There have been quite a few times lately when the Penguins really haven’t looked like themselves.

Sunday night, they had a pretty good excuse for it.

And they didn’t even need to use it.

So never mind that the two points the Penguins earned in a 3-2 shootout victory against Colorado at Pepsi Center will have absolutely no impact on their playoff prospects or matchup. Or anything else of consequence, for that matter.

The simple truth is that, even though the Penguins have 50 victories this season, few, if any, could be more satisfying than this one.

Not when the Penguins, accustomed to patching together lineups because of injuries to key personnel, ended Colorado’s six-game winning streak with the most diluted collection of talent coach Dan Bylsma has had to work with this season.

Sidney Crosby, who is closing in on his second NHL scoring championship, didn’t play, ending his bid to appear in 82 games for the first time in his pro career.

Neither did his linemate, left winger Chris Kunitz.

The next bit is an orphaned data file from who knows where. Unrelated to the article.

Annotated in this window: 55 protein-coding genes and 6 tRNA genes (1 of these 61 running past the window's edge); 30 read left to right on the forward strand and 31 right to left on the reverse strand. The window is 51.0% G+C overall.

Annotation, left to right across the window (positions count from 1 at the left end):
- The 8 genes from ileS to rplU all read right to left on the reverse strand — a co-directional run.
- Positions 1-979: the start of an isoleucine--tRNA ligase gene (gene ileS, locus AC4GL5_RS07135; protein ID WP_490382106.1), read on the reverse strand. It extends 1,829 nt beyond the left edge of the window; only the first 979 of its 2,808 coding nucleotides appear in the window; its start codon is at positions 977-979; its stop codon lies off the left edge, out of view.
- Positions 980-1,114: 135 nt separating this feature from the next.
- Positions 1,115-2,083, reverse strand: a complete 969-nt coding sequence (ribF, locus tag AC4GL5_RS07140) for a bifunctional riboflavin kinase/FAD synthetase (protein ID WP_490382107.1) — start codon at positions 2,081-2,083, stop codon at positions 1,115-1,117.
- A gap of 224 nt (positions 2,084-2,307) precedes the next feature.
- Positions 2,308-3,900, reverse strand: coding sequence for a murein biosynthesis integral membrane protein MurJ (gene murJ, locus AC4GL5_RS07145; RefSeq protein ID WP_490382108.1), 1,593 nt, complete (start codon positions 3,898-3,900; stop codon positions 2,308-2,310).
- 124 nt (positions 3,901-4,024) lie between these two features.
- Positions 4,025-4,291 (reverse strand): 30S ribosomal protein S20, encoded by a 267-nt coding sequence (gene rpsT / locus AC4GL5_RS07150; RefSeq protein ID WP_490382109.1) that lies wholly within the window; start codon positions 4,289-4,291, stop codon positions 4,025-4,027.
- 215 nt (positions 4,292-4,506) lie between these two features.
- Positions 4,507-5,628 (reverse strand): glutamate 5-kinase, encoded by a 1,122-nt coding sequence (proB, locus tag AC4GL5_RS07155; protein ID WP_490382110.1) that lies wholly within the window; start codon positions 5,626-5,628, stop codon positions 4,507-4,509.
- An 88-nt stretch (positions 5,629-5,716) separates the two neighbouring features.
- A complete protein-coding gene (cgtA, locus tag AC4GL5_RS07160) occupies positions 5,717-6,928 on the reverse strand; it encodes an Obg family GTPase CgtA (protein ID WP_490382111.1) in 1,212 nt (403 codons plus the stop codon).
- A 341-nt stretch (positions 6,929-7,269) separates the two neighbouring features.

Defenseman Brooks Orpik was scratched, too. So was rookie defenseman Olli Maatta, for the second game in a row.

Bylsma said all four have injuries, none of which were specified, that do not appear to be long-term issues.

“They’re injuries that every one of the players has been playing with,” he said. “It wasn’t prudent to [have them play] in back-to-back games.”

The Penguins were coming off a 4-0 loss Saturday in Minnesota, but their effort against the Avalanche was as different as the outcome.

They competed all over the ice. Conceded nothing, sacrificed everything against a skilled and speedy opponent.

“It means a lot to us to go out there and play like we did,” said center Brandon Sutter, who scored twice in the second period. “That’s a gutsy win after a tough one [in Minnesota].”

Sutter was responsible for most of the Penguins’ offense — Jussi Jokinen was the only player to score in the shootout — but goalie Marc-Andre Fleury did more to shape the outcome than any other player.